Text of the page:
Posts Tagged ‘simple’

Keeping It Simple


Police Psychology has many facets.  This is one I learned quickly working with officers.


Keep life simple in order to increase happiness and reduce stress.

I sat and dutifully listened to a story I had heard many times from my parents and now from my friend’s Brooklyn relatives. It seems that people who were children of the forties and before remember a time when there was no refrigeration in their homes. To compensate for what seems a necessity nowadays, people had ice blocks delivered to their homes from a centralized ice house. These blocks were put in an ice box with all the perishables that needed to be kept cool. This process led to one of the world’s simplest pleasures, and a pleasure that I have envied since the first time I heard this story.

As the iceman would travel down the street on a hot summer day, a pack of children followed his truck. As he chipped off a hunk of ice from the big block to fill each order, small pieces would break off. These small pieces of ice were given to the children to cool themselves down in the summer heat. Each small piece of ice was cherished, bringing immeasurable pleasure to the overheated children-who are now misty-eyed adults remembering the gleeful event seventy years later. Imagine, a piece of ice – frozen water. Is there anything simpler?


Simple – Then and Now

Today, when ice cream comes in thousands of flavors, with exotic names like double-fudge-upside-down-magic-cookie-cream-monster crunch, I would still bet that those simple pieces of ice brought more pleasure to those kids. In fact, I would be willing to venture that most of us will never know a pleasure comparable to that simple “piece of ice.” It is sad to realize that in a time so filled ·with the “riches” of life – IPAD’s, smart phones, Facebook, YouTube and the rest – we actually live in great poverty for the pleasure of simple things, like that simple piece of ice.

In an attempt to better meet our perceived needs, we are denying our basic needs. In an attempt to make life easier, we are complicating our lives. In an attempt to create some kind of lasting happiness, we are setting the conditions for happiness to be transient. Happiness was around long before we intervened. Happiness was, and still is, achieved by focusing on the simple pleasures in your life.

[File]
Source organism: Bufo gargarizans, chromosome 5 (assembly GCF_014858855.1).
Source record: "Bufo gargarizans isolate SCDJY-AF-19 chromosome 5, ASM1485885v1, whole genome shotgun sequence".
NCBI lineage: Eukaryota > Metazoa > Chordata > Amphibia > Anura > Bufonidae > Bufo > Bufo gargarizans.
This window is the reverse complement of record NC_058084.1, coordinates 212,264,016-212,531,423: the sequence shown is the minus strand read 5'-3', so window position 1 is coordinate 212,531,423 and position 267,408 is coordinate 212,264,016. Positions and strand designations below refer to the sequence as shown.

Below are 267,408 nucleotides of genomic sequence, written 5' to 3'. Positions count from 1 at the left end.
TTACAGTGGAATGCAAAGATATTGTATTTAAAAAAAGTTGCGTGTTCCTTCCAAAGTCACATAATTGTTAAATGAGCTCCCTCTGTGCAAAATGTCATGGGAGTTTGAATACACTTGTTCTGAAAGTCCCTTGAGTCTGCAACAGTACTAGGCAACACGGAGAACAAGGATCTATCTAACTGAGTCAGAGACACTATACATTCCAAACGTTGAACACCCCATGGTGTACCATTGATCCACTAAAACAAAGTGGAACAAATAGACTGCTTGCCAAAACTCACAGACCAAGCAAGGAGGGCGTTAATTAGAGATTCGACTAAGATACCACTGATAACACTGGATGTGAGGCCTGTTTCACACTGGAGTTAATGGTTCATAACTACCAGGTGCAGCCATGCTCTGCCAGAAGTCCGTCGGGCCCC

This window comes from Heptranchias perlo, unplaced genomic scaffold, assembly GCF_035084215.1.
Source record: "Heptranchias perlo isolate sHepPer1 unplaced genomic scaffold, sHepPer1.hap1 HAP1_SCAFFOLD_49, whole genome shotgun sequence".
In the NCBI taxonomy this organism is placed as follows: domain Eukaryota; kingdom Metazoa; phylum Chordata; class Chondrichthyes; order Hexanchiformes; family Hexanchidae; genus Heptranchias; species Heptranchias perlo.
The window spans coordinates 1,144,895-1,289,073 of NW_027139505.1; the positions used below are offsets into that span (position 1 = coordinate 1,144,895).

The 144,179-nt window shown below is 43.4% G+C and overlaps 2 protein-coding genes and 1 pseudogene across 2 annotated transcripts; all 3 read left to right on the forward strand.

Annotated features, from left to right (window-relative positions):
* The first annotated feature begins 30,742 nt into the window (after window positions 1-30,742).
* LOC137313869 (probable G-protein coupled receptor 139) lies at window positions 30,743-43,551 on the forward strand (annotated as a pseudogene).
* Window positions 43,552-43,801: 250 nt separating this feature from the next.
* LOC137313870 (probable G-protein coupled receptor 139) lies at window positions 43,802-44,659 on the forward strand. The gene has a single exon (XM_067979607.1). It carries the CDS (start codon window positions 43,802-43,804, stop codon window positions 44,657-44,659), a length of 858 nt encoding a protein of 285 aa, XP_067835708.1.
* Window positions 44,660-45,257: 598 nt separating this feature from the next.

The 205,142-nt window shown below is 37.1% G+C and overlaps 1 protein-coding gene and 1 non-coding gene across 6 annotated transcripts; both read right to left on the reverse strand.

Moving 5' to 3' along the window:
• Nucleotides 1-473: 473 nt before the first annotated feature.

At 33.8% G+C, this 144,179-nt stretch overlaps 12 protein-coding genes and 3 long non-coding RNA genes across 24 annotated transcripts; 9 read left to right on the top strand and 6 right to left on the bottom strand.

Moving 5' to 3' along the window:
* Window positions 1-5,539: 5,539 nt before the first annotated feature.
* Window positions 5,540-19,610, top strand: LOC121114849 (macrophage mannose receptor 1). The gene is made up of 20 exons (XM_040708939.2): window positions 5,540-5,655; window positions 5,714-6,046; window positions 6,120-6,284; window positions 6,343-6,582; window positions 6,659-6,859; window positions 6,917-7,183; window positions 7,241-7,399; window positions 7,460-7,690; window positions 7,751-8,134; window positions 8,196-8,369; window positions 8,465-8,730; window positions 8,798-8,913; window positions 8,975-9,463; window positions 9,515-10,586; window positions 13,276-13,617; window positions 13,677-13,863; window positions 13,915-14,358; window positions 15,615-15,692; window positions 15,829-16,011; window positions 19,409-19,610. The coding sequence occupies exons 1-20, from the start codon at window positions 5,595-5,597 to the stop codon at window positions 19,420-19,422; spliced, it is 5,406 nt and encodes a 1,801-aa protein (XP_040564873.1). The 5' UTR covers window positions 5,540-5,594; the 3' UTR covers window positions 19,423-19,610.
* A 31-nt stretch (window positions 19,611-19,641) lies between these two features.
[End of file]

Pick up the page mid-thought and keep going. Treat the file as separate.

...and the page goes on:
Happiness is Simple

ice truck 2

Happiness is in the simple things, in limiting the clutter in your life.

Do you really believe that people in or society are happier than the settlers on the Western frontier who had very little? Are our children today happier playing on their IPADS than the children of the thirties following that ice truck? We have been made to believe that technology will provide the hope for mankind. We’ve been made to believe that a psychological understanding of our inner selves will transform us. The hope for mankind does not lie in scientific advances that add to “more.” It does not lie in the creation of bigger and more complicated toys. Happiness does not lie in any complex techniques of psychology designed to give you new insights into the inner self. The hope for mankind lies in the focus on the “simple” things in life. The hope for mankind may actually be a step back in a time when science is propelling the world forward at a phenomenal pace. The hope for mankind is learning again how to make things simpler amidst a tornado of technology, nasty news stories, and information.


Beginning to Simplify

Three things you can do now to begin to simplify your lives.


  • De-clutter: Get rid of the clutter around your house, in your basement, in your room and in your children’s room. Be careful to keep the few things you do use, but remember that cluttered cages cause animals to be sick. Overcome the entropy that can turn your life into a landfill. De-cluttering is the ultimate start to make things simpler.
  • Deprogram: Get rid of the complicated thoughts and patterns you have in your thinking that create an avalanche of misery. Let people one up you, let people have differing opinions. Get rid of the concept of self-esteem. Learn to focus on your efforts, not others opinions of you. Learn to focus on your self-talk, not the talk of others. Fight to not get too upset about the randomness of the world. People who don’t try to control the actions of others are much happier in their lives.
  • Desire: Make the goal of life to live experiences, not collecting things. Teach your children this early by concentrating your money on giving them fun experiences. Take them to a horse race, or a show, or a vacation. Worry about managing your time, not your possessions. Toys get discarded — memories never do.

Start the journey to make your life more rewarding now. You will never look back and regret it.


Gary S. Aumiller, Ph.D. ABPP

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